The workers and engineers and architects who spent the last few years rebuilding Wacker Drive were on hand today for a ribbon-cutting marking the completion of the $300 million reconstruction of a critical city thoroughfare.
“It provides choices,” Deputy U.S. Transportation Secretary John Porcari said after city workers removed large orange street barricades blocking Van Buren. “This reconnects the fiber of the city.”
The rebuilt north-south section of Wacker Drive will be completely open to traffic Friday, including the lower-level roadway connection to Congress Parkway.
Lower Wacker was being reopened in phases -- for the first time since 2010 -- to allow for a controlled debut of the new underground ramp that is designed to provide drivers with a more gradual merge onto Congress Parkway, according to Chicago Department of Transportation spokesman Pete Scales.
Lower Wacker was expected to be fully open by the evening rush. The transportation department estimates that some 60,000 vehicles use the upper and lower Wacker corridors every day.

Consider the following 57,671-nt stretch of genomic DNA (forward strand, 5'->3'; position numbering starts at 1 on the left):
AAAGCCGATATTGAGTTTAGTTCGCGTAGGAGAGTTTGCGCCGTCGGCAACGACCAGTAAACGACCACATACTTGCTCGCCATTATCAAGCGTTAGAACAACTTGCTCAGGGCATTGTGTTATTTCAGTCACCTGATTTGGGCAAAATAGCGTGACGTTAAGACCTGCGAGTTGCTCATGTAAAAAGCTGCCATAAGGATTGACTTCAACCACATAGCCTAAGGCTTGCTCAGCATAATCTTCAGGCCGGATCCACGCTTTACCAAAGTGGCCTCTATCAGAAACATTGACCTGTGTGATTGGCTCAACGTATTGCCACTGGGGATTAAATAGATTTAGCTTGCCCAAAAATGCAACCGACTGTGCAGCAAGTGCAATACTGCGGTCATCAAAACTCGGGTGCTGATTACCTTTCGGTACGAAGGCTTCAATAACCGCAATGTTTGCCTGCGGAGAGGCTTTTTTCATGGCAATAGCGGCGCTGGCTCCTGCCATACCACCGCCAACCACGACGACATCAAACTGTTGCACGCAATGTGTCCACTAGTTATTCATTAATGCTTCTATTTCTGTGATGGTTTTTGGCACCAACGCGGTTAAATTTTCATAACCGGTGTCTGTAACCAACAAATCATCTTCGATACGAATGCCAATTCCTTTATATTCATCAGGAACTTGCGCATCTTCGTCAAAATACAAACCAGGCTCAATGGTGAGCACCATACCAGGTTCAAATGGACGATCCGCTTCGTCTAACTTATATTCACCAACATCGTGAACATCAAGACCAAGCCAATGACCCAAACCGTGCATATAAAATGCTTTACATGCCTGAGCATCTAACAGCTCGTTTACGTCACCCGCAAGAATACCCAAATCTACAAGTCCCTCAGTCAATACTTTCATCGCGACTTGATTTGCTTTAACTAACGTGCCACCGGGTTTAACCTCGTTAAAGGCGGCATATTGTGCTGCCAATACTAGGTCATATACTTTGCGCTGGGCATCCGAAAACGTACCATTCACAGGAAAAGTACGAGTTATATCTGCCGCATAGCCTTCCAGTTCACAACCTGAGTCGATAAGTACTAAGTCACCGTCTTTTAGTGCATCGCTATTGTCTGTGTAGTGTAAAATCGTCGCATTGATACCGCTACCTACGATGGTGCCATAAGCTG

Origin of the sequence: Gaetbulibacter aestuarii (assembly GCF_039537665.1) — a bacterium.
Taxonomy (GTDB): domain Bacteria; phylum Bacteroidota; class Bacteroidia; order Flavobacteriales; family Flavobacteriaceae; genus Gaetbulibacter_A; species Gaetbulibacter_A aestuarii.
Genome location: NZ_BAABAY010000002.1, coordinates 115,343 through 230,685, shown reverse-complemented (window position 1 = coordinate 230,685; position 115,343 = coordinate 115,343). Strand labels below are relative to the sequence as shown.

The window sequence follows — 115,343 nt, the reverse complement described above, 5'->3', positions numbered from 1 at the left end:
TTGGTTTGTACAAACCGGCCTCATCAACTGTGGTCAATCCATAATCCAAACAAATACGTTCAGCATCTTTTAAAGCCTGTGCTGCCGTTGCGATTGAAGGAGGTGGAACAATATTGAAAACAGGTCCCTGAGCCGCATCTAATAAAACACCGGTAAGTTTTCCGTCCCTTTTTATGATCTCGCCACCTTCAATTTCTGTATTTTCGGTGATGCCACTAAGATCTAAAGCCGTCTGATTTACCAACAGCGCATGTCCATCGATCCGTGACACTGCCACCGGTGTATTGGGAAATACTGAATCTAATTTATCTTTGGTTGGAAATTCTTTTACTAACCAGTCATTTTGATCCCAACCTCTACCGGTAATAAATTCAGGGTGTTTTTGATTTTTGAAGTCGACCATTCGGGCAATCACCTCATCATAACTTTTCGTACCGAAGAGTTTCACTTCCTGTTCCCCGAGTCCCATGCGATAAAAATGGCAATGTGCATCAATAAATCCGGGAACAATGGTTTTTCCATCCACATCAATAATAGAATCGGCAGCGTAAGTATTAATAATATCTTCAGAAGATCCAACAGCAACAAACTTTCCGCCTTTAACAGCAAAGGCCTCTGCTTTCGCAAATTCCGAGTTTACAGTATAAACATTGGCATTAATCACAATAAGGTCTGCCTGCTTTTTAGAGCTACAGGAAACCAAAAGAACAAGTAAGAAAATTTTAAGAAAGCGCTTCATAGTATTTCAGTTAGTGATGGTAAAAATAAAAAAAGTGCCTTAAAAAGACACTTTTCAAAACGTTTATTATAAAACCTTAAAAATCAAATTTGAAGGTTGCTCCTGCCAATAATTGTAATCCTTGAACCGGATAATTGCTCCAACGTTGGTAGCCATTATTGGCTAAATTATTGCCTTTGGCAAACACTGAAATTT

Dan Burke, deputy transportaton commissioner, predicted that the impact of the opening would be “huge.”
“It’s going to relieve the congestion on all the other streets,” Burke said. “It’s going to be a very noticeable improvement for everyone who needs to commute through the central business district.”
The reopening marks the completion, except for landscaping next spring and minor items, of the $300 million reconstruction of Wacker between Randolph Street and Congress. The stretch, which features wider sidewalks and crosswalks, is used by tens of thousands of vehicles and 150,000 pedestrians on an average weekday, CDOT said.
On lower Wacker, transportation department officials said motorists could expect two through lanes in each direction with signalized intersections and service drives for deliveries with controlled access points.
“It was a little scary down there,” Klein said. “Streamlined operations and safety below are key.”
Gov. Pat Quinn praised those who worked on Lower Wacker, deeming it “the eighth wonder of the world” to applause and laughter from the crowd.
Mayor Rahm Emanuel echoed the governor’s comments.
“I want to thank the men and women and their families for the three years of work to come to this day that allows upper and lower Wacker, iconic pieces of the city’s history, to be reopened and remodernized for the 21st century,” Emanuel said.
Less than a minute after the barricades were removed, motorists began heading west on Van Buren, across Upper Wacker and over the bridge. A few honked their horns as they passed the crowd.
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